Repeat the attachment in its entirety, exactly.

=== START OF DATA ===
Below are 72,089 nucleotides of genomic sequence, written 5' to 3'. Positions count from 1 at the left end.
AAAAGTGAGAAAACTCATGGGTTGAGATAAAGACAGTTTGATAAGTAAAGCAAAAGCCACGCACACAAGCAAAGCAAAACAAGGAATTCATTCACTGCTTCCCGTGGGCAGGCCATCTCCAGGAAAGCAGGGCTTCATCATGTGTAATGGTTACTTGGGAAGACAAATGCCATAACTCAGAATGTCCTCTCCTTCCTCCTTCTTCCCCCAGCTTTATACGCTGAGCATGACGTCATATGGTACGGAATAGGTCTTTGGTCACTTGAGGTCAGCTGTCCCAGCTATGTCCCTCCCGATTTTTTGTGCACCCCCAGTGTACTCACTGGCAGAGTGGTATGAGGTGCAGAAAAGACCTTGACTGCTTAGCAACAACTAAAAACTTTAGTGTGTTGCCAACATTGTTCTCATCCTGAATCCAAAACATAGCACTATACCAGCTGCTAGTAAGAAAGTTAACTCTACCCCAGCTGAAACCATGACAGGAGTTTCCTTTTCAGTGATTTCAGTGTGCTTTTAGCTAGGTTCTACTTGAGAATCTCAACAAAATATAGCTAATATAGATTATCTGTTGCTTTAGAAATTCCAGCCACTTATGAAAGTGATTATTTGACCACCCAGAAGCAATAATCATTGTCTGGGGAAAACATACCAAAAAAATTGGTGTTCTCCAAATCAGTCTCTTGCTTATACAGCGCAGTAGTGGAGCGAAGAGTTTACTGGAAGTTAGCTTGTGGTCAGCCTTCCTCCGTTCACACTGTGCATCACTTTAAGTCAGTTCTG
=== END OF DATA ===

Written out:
Below are 72,089 nucleotides of genomic sequence, written 5' to 3'. Positions count from 1 at the left end.
AAAAGTGAGAAAACTCATGGGTTGAGATAAAGACAGTTTGATAAGTAAAGCAAAAGCCACGCACACAAGCAAAGCAAAACAAGGAATTCATTCACTGCTTCCCGTGGGCAGGCCATCTCCAGGAAAGCAGGGCTTCATCATGTGTAATGGTTACTTGGGAAGACAAATGCCATAACTCAGAATGTCCTCTCCTTCCTCCTTCTTCCCCCAGCTTTATACGCTGAGCATGACGTCATATGGTACGGAATAGGTCTTTGGTCACTTGAGGTCAGCTGTCCCAGCTATGTCCCTCCCGATTTTTTGTGCACCCCCAGTGTACTCACTGGCAGAGTGGTATGAGGTGCAGAAAAGACCTTGACTGCTTAGCAACAACTAAAAACTTTAGTGTGTTGCCAACATTGTTCTCATCCTGAATCCAAAACATAGCACTATACCAGCTGCTAGTAAGAAAGTTAACTCTACCCCAGCTGAAACCATGACAGGAGTTTCCTTTTCAGTGATTTCAGTGTGCTTTTAGCTAGGTTCTACTTGAGAATCTCAACAAAATATAGCTAATATAGATTATCTGTTGCTTTAGAAATTCCAGCCACTTATGAAAGTGATTATTTGACCACCCAGAAGCAATAATCATTGTCTGGGGAAAACATACCAAAAAAATTGGTGTTCTCCAAATCAGTCTCTTGCTTATACAGCGCAGTAGTGGAGCGAAGAGTTTACTGGAAGTTAGCTTGTGGTCAGCCTTCCTCCGTTCACACTGTGCATCACTTTAAGTCAGTTCTG